March 4th – The Day’s Most Fascinating News

OK, Wow Me

“I’m bored.” It’s a phrase that parents have been hearing from their kids for decades. If it took a lot to entertain us and hold our attention, imagine what it’s going to take to dazzle the up and coming generation of twitchy Snapchatters who need at least three screens to focus? Here’s an idea: How about letting them ride a roller coaster while watching a virtual reality battle between space aliens? That oughta do trick. For now. From the LA Times: Six Flags Magic Mountain to add virtual reality to a coaster.


Party Member

One of the more raucous days in recent political memory was capped off by a debate that even Friar’s Club roasters found a bit harsh. It was the eleventh GOP debate, and this one definitely went to 11. From NPR: The 11th Republican Presidential Debate In 100 Words (And 4 Videos).

+ This is a real CNN headline. And in fairness to them, it is entirely accurate: Donald Trump defends size of his penis. (The Presidential election has devolved into a adult movie parody of Pinocchio.)

+ And from the New Republic, The Presidential Penis: A Short History.

+ You think it’s hard for you to keep up with the back-and-forth of these debates? “Imagine that it’s your job to communicate those exchanges, in real time, to millions of people who are watching without sound.” (Only some of whom are doing so by choice.)


Weekend Reads

“Between 1999 and 2001, I helped eight people die … Now, as I prepare to take my own life, I’m ready to tell my story.” From Toronto Life Magazine: By the time you read this, I’ll be dead.

+ “When you do a lot of strange things in a very short period of time, and those strange things are successful — it just doesn’t happen.” The New Yorker’s David Owen goes behind the scenes of a cheating scandal in the world of professional bridge.

+ “Heaton’s six-year-old daughter, Emily, had once asked her father if she could ever be a real princess; after discovering the existence of Bir Tawil on the internet, his birthday present to her that year was to trek there and turn her wish into a reality.” From The Guardian: Welcome to the land that no country wants.

+ Narratively: Confessions of a phony telephone psychic.

+ And a weekend listen from RadioLab: “Out drinking with a few biologists, Jad finds out about something called CRISPR. No, it’s not a robot or the latest dating app, it’s a method for genetic manipulation that is rewriting the way we change DNA.”


The Desolation of Smog

“The smog of personal data is the carbon dioxide of privacy. We’ve emitted far too much of it over the past decades, refusing to contemplate the consequences until the storms came. Now they’ve arrived, and they’ll only get worse, because the databases that haven’t breached yet are far bigger, and more sensitive than those that have.” Cory Doctorow: Forget Apple’s fight with the FBI — our privacy catastrophe has only just begun.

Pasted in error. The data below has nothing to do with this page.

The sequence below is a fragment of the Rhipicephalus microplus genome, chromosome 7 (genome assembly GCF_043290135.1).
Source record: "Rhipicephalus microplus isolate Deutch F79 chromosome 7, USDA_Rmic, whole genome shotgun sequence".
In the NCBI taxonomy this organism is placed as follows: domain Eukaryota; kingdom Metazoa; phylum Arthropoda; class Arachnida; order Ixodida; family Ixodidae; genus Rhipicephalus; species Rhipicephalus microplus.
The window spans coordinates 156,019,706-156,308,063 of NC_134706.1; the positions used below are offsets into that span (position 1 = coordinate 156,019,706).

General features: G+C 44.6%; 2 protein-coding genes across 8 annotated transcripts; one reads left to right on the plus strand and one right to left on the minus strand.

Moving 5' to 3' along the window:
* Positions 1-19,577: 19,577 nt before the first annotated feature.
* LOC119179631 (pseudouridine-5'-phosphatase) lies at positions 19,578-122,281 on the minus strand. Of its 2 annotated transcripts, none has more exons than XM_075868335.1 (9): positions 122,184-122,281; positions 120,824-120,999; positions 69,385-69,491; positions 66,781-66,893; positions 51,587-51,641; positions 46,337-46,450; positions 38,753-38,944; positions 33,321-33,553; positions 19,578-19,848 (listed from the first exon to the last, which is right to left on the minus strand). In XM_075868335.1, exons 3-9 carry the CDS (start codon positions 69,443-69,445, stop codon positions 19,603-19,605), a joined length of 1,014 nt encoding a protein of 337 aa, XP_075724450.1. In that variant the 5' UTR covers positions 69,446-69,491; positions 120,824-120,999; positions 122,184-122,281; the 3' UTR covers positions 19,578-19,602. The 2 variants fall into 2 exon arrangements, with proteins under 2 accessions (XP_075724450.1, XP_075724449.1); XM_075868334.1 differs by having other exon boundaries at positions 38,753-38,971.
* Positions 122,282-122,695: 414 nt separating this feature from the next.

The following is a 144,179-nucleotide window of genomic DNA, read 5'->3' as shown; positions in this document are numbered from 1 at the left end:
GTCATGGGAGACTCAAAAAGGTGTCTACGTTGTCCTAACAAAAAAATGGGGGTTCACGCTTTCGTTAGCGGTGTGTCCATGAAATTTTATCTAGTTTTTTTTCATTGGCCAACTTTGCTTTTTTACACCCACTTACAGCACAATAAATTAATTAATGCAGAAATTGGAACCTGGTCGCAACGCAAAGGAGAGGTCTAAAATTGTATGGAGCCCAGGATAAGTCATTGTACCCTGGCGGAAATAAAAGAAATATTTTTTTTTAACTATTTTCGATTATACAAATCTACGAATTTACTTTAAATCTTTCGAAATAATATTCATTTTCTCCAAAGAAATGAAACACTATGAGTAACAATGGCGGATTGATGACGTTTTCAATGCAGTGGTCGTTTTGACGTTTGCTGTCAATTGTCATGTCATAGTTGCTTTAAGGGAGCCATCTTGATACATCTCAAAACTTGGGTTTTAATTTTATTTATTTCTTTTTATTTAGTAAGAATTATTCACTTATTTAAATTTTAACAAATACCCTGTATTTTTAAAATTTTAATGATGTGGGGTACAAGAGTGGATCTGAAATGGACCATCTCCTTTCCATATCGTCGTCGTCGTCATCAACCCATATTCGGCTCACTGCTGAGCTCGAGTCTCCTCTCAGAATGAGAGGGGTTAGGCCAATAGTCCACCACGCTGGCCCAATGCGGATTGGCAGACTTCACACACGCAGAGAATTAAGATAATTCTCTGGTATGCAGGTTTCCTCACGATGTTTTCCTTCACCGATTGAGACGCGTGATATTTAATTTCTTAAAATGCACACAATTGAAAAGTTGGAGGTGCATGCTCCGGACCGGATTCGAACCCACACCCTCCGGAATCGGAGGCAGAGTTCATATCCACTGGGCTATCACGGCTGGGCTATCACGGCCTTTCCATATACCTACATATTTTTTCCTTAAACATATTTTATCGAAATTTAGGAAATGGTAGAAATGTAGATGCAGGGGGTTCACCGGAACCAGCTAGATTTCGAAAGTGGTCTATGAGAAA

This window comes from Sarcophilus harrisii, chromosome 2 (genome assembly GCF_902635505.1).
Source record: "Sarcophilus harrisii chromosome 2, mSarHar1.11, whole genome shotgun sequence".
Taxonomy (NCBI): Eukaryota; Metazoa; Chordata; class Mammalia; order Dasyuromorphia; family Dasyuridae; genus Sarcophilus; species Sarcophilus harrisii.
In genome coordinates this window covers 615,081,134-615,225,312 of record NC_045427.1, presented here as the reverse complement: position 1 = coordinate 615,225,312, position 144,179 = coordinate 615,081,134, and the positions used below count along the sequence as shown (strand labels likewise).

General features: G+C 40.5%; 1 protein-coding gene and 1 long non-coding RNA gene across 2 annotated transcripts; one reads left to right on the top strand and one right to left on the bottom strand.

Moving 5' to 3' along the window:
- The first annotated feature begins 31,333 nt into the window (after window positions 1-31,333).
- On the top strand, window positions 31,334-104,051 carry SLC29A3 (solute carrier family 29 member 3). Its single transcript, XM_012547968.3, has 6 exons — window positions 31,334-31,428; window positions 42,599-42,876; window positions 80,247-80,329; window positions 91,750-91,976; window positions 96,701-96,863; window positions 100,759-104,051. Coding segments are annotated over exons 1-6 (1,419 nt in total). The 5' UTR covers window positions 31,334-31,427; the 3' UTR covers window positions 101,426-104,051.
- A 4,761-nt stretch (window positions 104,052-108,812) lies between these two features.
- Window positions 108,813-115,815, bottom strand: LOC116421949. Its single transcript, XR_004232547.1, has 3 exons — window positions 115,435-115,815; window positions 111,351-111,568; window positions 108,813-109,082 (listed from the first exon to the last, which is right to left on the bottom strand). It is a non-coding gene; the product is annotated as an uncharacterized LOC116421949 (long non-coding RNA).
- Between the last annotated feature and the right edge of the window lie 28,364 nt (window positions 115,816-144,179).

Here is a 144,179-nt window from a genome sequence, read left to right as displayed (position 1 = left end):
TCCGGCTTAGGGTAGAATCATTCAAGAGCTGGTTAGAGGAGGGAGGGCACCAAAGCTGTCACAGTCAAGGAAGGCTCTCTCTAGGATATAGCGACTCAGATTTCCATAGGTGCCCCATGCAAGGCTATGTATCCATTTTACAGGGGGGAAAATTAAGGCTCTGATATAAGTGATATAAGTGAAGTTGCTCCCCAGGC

+ The case between Hulk Hogan and Gawker may provide some answers to “what legal scholars say are important and largely unresolved questions about the line between privacy and free expression in the Internet era.” (Damn, the Internet is weird.)


Special Force

“The Special Forces member, Sgt. First Class Charles Martland, helped to beat up the militia commander, Abdul Rahman, in 2011.” And since then, his career status has been under review because, by beating up an Afghan militia leader, he broke the rules set out by the U.S. military. But does it make a difference that the guy who got beaten was holding a child sex slave at the time? From the NYT: Green Beret Who Hit Afghan Child Rapist Should Be Reinstated, Lawmakers Say.


A Cod Piece

“The rest is eggs, steak, chicken, vegetables and potatoes — all told, about 10 pounds of food per day. In one year, The Rock consumes more than one-third of a ton of cod alone” FiveThirtyEight tells you what happened to a dude who ate like The Rock for a month. (Luckily he exercised like him too.)


If It Doesn’t Slice, You Can’t Try Him Twice

The LA Times on the knife supposedly found on O.J. Simpson’s property. In a case of life imitating art imitating life imitating docudrama, “Los Angeles police are investigating and testing a knife that was reportedly recovered on the Brentwood property once owned by the former football star.” Is the biggest celebrity trial of the twentieth century about to come back? Maybe. (If this knife re-opens the OJ discussion during the social media era, we’re gonna need to completely rebuild our Internet infrastructure.)



“No media figure in history in my mind has ever been as important to one sport as Bud Collins was to the sport of tennis.” That’s Mike Lupica on Bud Collins who died at the age of 86. And it seems spot-on. Bud Collins was the voice the golden age of tennis.


Higher Tops

Steph Curry is the hottest player in basketball (and maybe the hottest athlete on Earth right now). That’s good for sports fans. It’s really good for Warriors fans. And it’s really, really good for Under Armour. From Quartz: Will Stephen Curry sell more sneakers than LeBron James this year? (I hate to hit you with such a heavy question right before the weekend…)


Bottom of the News

“I’ve taught immigration law literally to 3-year-olds and 4-year-olds. It takes a lot of time. It takes a lot of patience. They get it. It’s not the most efficient, but it can be done.” No seriously, a senior Justice Department official argued that little kids are able represent themselves in immigration cases.

+ Quartz: Why we are secretly attracted to people who look like our parents. (Secretly?)

+ Welcome to the world of competitive bricklaying.

+ And finally, Scott Kelly grew two inches in space. (Maybe he should run for president…)

Copied to Clipboard